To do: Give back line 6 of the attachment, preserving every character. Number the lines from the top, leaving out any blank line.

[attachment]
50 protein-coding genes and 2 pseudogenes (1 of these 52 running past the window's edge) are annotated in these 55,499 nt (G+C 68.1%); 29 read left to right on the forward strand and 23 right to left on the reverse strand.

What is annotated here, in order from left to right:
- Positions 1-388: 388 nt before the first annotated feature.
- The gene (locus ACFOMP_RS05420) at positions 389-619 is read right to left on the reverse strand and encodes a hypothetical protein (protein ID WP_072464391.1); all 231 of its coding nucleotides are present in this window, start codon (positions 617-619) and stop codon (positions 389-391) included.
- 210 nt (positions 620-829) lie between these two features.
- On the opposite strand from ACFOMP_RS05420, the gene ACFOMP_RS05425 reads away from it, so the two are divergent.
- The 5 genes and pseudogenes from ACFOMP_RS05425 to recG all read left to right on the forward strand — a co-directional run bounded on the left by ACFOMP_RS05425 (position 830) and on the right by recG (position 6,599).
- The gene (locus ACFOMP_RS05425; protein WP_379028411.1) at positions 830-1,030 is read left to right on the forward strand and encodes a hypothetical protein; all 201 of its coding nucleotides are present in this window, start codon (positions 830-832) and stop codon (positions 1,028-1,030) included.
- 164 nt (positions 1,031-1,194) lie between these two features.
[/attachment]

- On the opposite strand from ACFOMP_RS05420, the gene ACFOMP_RS05425 reads away from it, so the two are divergent.